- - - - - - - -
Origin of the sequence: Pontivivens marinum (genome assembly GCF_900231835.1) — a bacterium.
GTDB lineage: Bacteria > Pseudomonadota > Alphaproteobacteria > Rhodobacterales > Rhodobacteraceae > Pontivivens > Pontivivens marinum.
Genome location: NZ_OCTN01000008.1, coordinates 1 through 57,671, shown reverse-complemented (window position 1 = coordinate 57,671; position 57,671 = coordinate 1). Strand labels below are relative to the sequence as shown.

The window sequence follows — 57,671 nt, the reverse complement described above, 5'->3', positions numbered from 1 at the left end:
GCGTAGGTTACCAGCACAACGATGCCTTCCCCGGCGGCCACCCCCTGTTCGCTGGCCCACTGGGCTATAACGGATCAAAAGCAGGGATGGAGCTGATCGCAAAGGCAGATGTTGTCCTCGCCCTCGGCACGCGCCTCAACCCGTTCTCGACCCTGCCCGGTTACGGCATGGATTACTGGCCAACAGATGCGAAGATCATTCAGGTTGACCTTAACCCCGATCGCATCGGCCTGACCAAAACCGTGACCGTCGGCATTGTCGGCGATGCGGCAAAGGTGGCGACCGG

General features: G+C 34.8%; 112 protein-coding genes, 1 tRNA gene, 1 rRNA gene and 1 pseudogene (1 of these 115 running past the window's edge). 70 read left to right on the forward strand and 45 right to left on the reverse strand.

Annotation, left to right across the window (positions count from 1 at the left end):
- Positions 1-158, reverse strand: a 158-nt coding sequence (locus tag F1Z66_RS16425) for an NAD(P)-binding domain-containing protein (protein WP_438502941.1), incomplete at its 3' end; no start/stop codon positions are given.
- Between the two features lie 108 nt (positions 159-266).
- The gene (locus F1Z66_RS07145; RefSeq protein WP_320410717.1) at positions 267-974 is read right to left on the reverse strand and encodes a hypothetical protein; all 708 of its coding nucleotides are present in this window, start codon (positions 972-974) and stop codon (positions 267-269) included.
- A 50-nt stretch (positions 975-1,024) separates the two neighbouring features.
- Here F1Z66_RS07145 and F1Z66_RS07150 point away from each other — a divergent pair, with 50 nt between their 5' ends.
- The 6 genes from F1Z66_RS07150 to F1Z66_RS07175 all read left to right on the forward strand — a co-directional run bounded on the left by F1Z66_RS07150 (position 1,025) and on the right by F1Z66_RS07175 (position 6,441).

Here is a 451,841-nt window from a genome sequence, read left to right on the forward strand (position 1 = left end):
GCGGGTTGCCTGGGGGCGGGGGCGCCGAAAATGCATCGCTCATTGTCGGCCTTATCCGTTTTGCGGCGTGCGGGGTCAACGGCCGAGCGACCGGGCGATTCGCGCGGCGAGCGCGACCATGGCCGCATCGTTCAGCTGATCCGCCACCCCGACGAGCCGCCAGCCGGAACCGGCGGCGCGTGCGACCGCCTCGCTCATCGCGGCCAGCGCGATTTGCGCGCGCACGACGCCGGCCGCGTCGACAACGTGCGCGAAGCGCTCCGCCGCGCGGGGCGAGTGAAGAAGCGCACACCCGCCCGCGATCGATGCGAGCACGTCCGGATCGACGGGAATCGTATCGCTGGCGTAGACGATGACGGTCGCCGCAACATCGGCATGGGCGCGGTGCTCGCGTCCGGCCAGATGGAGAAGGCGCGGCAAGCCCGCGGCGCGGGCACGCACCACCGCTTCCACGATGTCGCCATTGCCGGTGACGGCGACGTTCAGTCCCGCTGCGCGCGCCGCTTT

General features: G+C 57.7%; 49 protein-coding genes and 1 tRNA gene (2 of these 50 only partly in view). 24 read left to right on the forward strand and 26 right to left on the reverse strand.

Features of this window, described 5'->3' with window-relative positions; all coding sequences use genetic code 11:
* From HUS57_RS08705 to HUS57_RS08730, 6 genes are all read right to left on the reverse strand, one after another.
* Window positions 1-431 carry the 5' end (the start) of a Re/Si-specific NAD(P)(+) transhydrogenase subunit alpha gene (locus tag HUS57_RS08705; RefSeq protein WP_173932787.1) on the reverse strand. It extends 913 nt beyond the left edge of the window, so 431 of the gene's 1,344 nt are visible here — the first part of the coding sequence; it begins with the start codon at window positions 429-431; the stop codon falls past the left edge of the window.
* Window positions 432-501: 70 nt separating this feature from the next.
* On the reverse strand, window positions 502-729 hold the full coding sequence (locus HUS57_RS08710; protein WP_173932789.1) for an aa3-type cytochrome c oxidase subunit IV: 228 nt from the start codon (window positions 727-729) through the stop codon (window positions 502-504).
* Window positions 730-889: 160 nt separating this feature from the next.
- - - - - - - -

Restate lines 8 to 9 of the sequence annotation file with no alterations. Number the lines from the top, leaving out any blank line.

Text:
- Positions 1-158, reverse strand: a 158-nt coding sequence (locus tag F1Z66_RS16425) for an NAD(P)-binding domain-containing protein (protein WP_438502941.1), incomplete at its 3' end; no start/stop codon positions are given.
- Between the two features lie 108 nt (positions 159-266).